US - In two studies, researchers have found similar levels of Salmonella contamination on eggs from hens housed in conventional cages and colony cages after birds had been inoculated with the same dose of bacteria.
No significant differences were observed in the frequency of egg Salmonella contamination were observed between hens housed in conventional (battery) cages and colony cages (enriched cages), according to a study by Richard K. Gast of the USDA ARS Egg Safety and Quality Research Unit and other published in Poultry Science.
For both trials combined, Salmonella Enteritidis was recovered from 3.97 per cent of eggs laid by hens in conventional cages and 3.58 per cent of eggs laid by hens in enriched cages.
Both epidemiological analyses and active disease surveillance confirm an ongoing strong association between human salmonellosis and the prevalence of Salmonella enterica subspecies enterica serovar Enteritidis in commercial egg flocks, explained Gast and his co-authors in the paper. The majority of human illnesses caused by this pathogen are attributed to the consumption of contaminated eggs.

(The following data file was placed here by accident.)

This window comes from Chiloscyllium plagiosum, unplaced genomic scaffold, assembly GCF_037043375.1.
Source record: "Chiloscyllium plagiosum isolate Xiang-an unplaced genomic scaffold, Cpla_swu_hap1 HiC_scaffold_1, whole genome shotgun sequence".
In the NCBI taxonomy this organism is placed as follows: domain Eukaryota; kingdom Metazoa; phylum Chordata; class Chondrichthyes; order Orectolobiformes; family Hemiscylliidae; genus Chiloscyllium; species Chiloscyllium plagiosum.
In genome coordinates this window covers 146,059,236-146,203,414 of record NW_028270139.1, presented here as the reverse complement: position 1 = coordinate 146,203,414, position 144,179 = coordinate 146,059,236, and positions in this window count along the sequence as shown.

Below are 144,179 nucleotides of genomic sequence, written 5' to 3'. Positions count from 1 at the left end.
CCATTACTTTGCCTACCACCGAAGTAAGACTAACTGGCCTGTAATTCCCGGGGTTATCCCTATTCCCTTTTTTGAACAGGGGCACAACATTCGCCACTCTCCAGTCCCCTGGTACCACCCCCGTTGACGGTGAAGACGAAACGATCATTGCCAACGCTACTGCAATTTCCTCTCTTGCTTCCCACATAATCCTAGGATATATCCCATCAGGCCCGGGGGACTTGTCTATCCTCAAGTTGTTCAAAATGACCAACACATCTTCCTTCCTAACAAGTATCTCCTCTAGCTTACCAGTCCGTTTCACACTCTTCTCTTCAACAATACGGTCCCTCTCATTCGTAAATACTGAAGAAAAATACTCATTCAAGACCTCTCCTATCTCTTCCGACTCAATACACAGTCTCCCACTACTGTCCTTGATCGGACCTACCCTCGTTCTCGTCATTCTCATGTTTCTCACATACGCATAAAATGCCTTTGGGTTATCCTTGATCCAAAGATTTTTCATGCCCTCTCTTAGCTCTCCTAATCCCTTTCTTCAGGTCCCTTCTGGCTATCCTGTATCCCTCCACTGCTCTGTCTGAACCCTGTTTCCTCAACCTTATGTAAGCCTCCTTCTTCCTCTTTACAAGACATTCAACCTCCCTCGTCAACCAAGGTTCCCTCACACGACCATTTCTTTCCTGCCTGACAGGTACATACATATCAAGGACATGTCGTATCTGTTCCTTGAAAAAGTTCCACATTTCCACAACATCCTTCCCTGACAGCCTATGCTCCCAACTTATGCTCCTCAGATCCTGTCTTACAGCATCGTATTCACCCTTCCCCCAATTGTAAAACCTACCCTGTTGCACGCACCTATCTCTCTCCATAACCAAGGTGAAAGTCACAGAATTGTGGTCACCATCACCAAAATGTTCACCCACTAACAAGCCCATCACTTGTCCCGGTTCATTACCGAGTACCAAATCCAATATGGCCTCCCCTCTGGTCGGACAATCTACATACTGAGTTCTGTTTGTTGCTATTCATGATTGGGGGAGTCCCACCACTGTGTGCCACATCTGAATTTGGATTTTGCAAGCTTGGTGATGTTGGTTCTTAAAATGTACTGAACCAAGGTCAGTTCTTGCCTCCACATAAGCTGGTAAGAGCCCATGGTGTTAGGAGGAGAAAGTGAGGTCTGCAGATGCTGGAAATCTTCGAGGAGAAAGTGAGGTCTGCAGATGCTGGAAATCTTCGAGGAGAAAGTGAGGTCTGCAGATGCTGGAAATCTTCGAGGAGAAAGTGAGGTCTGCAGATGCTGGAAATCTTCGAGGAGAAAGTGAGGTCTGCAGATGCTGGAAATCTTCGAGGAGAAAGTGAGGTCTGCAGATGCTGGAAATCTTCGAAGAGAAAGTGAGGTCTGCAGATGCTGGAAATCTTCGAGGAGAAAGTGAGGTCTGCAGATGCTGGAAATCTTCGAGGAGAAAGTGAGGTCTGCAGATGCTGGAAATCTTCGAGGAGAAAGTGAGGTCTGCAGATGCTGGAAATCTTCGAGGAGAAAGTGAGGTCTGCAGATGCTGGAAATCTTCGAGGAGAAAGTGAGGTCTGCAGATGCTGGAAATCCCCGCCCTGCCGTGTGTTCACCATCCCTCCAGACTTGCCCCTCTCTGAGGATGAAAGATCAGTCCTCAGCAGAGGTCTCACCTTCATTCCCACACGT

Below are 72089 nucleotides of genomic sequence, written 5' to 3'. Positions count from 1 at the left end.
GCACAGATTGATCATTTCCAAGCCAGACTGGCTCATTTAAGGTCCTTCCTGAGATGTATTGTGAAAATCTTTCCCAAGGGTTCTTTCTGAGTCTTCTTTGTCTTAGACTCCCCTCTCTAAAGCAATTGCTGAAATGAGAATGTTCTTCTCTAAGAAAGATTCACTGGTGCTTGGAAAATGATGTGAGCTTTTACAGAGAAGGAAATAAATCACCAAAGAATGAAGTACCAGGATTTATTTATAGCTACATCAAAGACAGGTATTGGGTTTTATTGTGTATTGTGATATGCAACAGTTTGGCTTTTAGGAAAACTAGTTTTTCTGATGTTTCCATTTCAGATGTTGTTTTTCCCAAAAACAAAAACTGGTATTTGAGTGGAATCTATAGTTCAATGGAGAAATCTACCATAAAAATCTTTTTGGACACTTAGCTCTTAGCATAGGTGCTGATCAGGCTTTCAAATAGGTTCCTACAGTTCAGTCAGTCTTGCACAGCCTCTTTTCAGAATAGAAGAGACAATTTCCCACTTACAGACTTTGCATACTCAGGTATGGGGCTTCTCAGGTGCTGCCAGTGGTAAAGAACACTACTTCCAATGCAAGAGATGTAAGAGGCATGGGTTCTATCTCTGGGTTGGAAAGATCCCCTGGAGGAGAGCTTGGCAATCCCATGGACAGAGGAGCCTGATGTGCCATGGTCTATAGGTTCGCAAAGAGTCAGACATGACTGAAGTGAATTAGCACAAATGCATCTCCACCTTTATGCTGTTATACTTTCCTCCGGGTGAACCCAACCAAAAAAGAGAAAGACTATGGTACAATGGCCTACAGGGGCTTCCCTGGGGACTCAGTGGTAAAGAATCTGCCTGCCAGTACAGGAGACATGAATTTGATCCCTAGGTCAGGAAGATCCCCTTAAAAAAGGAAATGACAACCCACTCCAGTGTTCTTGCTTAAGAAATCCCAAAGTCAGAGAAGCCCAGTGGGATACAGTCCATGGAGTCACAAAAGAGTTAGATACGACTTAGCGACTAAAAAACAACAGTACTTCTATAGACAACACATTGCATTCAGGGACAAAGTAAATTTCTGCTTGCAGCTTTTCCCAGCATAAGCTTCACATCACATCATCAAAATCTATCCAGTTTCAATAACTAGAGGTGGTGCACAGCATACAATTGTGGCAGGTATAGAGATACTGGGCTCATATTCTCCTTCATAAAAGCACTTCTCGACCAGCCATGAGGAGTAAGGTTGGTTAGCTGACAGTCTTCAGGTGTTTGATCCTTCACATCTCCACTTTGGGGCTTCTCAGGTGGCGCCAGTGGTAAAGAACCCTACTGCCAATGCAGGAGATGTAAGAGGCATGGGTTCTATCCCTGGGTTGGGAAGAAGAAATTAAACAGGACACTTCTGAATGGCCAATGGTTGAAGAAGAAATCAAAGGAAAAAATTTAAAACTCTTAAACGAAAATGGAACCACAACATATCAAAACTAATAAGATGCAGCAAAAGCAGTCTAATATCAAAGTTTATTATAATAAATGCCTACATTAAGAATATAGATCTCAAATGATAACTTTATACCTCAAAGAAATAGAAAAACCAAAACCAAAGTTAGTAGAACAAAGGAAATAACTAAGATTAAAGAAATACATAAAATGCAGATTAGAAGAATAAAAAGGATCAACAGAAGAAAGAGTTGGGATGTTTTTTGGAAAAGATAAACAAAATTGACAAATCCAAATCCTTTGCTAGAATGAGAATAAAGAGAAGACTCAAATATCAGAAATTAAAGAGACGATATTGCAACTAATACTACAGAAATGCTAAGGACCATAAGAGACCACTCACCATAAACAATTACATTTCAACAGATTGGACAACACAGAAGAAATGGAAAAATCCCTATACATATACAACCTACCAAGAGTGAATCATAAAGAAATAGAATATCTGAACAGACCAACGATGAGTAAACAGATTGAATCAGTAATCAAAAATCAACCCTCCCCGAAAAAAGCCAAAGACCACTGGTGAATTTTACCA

Animal welfare concerns have increasingly influenced commercial poultry production practices in recent years but the food safety implications of different housing systems for egg-laying hens are not definitively understood.
Their present study assessed the effects of two different housing systems (conventional cages and colony cages enriched with perching and nesting areas) on the frequency of Salmonella Enteritidis contamination inside eggs laid by experimentally infected laying hens.
In each of two trials, groups of laying hens housed in each cage system were orally inoculated with doses of 1.0 × 108 colony-forming units (cfu) of Salmonella Enteritidis. All eggs laid between five and 25 days post-inoculation were collected and cultured to detect internal contamination with Salmonella Enteritidis.
Gast R.K., R. Guraya, D.R. Jones and K.E. Anderson. 2014. Contamination of eggs by Salmonella Enteritidis in experimentally infected laying hens housed in conventional or enriched cages. Poultry Science. 93(3):728-733. doi: 10.3382/ps.2013-03641
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